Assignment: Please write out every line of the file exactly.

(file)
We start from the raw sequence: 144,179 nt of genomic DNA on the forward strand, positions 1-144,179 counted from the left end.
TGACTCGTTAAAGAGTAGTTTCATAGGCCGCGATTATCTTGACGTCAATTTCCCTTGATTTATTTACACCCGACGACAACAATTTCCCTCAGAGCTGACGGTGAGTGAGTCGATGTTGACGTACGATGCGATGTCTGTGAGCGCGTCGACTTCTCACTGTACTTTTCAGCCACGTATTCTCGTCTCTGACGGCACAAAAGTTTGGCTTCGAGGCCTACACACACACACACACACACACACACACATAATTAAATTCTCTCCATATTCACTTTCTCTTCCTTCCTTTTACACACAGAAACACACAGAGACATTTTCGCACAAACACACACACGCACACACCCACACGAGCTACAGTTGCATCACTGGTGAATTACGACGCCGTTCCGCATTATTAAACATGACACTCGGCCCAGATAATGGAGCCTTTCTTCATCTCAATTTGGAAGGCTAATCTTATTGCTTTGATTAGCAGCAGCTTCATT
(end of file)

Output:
We start from the raw sequence: 144,179 nt of genomic DNA on the forward strand, positions 1-144,179 counted from the left end.
TGACTCGTTAAAGAGTAGTTTCATAGGCCGCGATTATCTTGACGTCAATTTCCCTTGATTTATTTACACCCGACGACAACAATTTCCCTCAGAGCTGACGGTGAGTGAGTCGATGTTGACGTACGATGCGATGTCTGTGAGCGCGTCGACTTCTCACTGTACTTTTCAGCCACGTATTCTCGTCTCTGACGGCACAAAAGTTTGGCTTCGAGGCCTACACACACACACACACACACACACACACATAATTAAATTCTCTCCATATTCACTTTCTCTTCCTTCCTTTTACACACAGAAACACACAGAGACATTTTCGCACAAACACACACACGCACACACCCACACGAGCTACAGTTGCATCACTGGTGAATTACGACGCCGTTCCGCATTATTAAACATGACACTCGGCCCAGATAATGGAGCCTTTCTTCATCTCAATTTGGAAGGCTAATCTTATTGCTTTGATTAGCAGCAGCTTCATT